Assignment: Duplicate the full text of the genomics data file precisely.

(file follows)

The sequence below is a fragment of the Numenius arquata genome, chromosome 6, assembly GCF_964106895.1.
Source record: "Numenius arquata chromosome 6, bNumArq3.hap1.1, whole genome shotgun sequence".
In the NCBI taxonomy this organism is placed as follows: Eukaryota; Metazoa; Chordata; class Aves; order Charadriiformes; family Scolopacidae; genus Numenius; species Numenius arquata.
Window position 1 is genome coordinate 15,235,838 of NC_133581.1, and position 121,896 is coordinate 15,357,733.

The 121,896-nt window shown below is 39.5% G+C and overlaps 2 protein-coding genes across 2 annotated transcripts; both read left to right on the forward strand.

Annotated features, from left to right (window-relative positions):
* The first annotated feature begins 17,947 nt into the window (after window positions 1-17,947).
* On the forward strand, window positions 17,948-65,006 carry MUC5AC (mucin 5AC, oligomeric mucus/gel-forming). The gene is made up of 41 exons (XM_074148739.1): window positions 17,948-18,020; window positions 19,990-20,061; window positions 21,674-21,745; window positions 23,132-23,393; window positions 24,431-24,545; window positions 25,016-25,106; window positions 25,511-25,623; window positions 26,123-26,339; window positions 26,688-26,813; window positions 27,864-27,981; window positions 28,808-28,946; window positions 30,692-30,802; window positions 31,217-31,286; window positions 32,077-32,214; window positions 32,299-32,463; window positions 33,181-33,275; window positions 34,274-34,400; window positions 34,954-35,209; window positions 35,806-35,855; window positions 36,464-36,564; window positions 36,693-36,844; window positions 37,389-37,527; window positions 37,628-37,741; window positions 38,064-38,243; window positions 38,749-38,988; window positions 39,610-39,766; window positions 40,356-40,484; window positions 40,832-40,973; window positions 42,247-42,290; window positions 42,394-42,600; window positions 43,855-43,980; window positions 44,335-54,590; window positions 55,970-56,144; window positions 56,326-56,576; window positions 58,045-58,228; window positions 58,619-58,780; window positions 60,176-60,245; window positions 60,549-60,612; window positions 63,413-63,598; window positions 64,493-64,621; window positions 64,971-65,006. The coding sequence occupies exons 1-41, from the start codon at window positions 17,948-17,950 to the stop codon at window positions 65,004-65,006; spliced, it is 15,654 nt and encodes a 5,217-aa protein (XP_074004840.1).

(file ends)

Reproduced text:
The sequence below is a fragment of the Numenius arquata genome, chromosome 6, assembly GCF_964106895.1.
Source record: "Numenius arquata chromosome 6, bNumArq3.hap1.1, whole genome shotgun sequence".
In the NCBI taxonomy this organism is placed as follows: Eukaryota; Metazoa; Chordata; class Aves; order Charadriiformes; family Scolopacidae; genus Numenius; species Numenius arquata.
Window position 1 is genome coordinate 15,235,838 of NC_133581.1, and position 121,896 is coordinate 15,357,733.

The 121,896-nt window shown below is 39.5% G+C and overlaps 2 protein-coding genes across 2 annotated transcripts; both read left to right on the forward strand.

Annotated features, from left to right (window-relative positions):
* The first annotated feature begins 17,947 nt into the window (after window positions 1-17,947).
* On the forward strand, window positions 17,948-65,006 carry MUC5AC (mucin 5AC, oligomeric mucus/gel-forming). The gene is made up of 41 exons (XM_074148739.1): window positions 17,948-18,020; window positions 19,990-20,061; window positions 21,674-21,745; window positions 23,132-23,393; window positions 24,431-24,545; window positions 25,016-25,106; window positions 25,511-25,623; window positions 26,123-26,339; window positions 26,688-26,813; window positions 27,864-27,981; window positions 28,808-28,946; window positions 30,692-30,802; window positions 31,217-31,286; window positions 32,077-32,214; window positions 32,299-32,463; window positions 33,181-33,275; window positions 34,274-34,400; window positions 34,954-35,209; window positions 35,806-35,855; window positions 36,464-36,564; window positions 36,693-36,844; window positions 37,389-37,527; window positions 37,628-37,741; window positions 38,064-38,243; window positions 38,749-38,988; window positions 39,610-39,766; window positions 40,356-40,484; window positions 40,832-40,973; window positions 42,247-42,290; window positions 42,394-42,600; window positions 43,855-43,980; window positions 44,335-54,590; window positions 55,970-56,144; window positions 56,326-56,576; window positions 58,045-58,228; window positions 58,619-58,780; window positions 60,176-60,245; window positions 60,549-60,612; window positions 63,413-63,598; window positions 64,493-64,621; window positions 64,971-65,006. The coding sequence occupies exons 1-41, from the start codon at window positions 17,948-17,950 to the stop codon at window positions 65,004-65,006; spliced, it is 15,654 nt and encodes a 5,217-aa protein (XP_074004840.1).